New facilites, roads, renovations: Virginia Wesleyan College presents 10-year plan to Virginia Beach city council

Virginia Wesleyan College
A Virginia Wesleyan College sign at the corner of Wesleyan Drive and Baker Road. (Justin Belichis)

The 10-year master plan for Virginia Beach’s private residential local arts college calls for new buildings, graduate school programs, a roadway, a trail, entrances and more.

Virginia Wesleyan College President Scott D. Miller presented the campus’ grand vision to Virginia Beach city council at its meeting Tuesday. Miller said the school has 1,400 students, but his growth agenda anticipates 300 more in the next few years.

“We’ve been granted the approval to become a graduate-level institution,” Miller said. “In 2017, we’ll be rolling out a Master of Arts in education and an online Master of Business Administration.”

Miller said developing the comprehensive 10-year plan took nine months with the help of Aramark Engineering Solutions and liberal arts planning firm Derck & Edson.

The school’s ongoing construction project now is the 40,000-square-foot Greer Environmental Science Center. Miller said this building will be the centerpiece of Virginia Wesleyan College’s academic program on campus. Miller said the school’s relationships with the Virginia Aquarium and Brock Environmental Center allows the building to host its national niche program.

The building will also be the main point for the Batten Honors College, which begins next fall. It will start with 20 students with full tuition scholarships focusing on environmental science, leadership and global experience. Miller said the plan is to grow that number to 80 students after four years.

“Jane [Batten] is funding an honors college that will attract the best students from all over the country,” Miller said. “We currently have 30,000 names that are interested in 20 slots in the first group of Batten scholars.”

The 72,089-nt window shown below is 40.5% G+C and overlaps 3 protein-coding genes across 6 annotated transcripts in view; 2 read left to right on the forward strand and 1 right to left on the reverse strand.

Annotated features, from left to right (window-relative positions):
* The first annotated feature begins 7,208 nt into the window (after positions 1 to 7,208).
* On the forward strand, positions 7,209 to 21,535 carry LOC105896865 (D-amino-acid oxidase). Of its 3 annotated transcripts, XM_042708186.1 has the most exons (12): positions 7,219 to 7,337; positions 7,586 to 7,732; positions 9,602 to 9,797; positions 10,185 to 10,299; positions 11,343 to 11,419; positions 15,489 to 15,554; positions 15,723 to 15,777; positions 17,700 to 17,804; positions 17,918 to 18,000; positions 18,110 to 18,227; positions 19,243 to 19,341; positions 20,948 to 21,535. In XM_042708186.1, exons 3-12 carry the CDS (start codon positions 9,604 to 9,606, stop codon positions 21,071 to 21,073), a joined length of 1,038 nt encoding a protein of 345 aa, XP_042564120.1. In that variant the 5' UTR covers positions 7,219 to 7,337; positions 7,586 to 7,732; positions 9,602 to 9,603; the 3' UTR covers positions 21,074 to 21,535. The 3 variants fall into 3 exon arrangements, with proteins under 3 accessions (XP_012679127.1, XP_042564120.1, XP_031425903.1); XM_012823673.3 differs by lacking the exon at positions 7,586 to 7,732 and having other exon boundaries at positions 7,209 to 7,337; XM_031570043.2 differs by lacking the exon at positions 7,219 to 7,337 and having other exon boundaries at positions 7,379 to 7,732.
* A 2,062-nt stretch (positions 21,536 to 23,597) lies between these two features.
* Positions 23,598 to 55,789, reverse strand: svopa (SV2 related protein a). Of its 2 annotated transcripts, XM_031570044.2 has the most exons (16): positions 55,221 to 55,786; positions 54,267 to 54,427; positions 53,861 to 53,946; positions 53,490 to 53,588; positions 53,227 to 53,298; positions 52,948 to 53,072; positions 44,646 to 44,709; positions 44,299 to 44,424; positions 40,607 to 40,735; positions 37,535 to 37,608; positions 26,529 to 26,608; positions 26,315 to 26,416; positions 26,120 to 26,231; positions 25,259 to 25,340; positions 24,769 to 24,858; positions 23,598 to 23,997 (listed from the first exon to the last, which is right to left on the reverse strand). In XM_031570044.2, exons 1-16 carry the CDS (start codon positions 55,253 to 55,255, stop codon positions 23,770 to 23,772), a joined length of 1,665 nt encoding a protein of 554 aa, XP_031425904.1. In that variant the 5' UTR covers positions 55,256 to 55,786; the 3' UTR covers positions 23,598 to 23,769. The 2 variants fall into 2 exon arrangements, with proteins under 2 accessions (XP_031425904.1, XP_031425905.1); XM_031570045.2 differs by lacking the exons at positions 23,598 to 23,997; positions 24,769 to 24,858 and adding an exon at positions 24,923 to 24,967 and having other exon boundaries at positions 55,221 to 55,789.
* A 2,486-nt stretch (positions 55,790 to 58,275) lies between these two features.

The building’s grand opening could happen as early as next August, according to Miller.

The list of new structures and things include:

  • Decorative fencing and an entryway on Wesleyan Drive
  • A gated entry point on Baker Road
  • A $14 million performing arts center with a 350-seat theater, an art and music hall and an academic wing
  • A commons area with a bigger dining facility
  • Parking and a bus drop-off point near the Greer Environmental Science Center
  • A YMCA joint-use facility for camps during summer and academic use during the school year. It will also have a 150-seat outdoor amphitheater and is scheduled to be complete by June 1.
  • A 12-foot-wide trail and lighting along Lake Taylor
  • New living facilities
  • Improvements to sports facilities and a new track
  • A loop road extension

VWC is also plans to develop a gated residential community on a piece of land it owns across Wesleyan Drive.

After the presentation, council member Barbara Henley mentioned that VWC has helped the city in more ways than education.

“I’d like to thank Virginia Wesleyan for all of the years of historical research you’ve done of Princess Anne County,” Henley said. “Having those archives there and allowing all of that is fantastic.”

The next project VWC plans to move forward with is construction of its YMCA joint-use building, which Miller said will begin Jan. 3.

“We’re proud that, with the exception of our maintenance building, our entire campus is a part of Virginia Beach,” Miller said. “We want to celebrate that more.”

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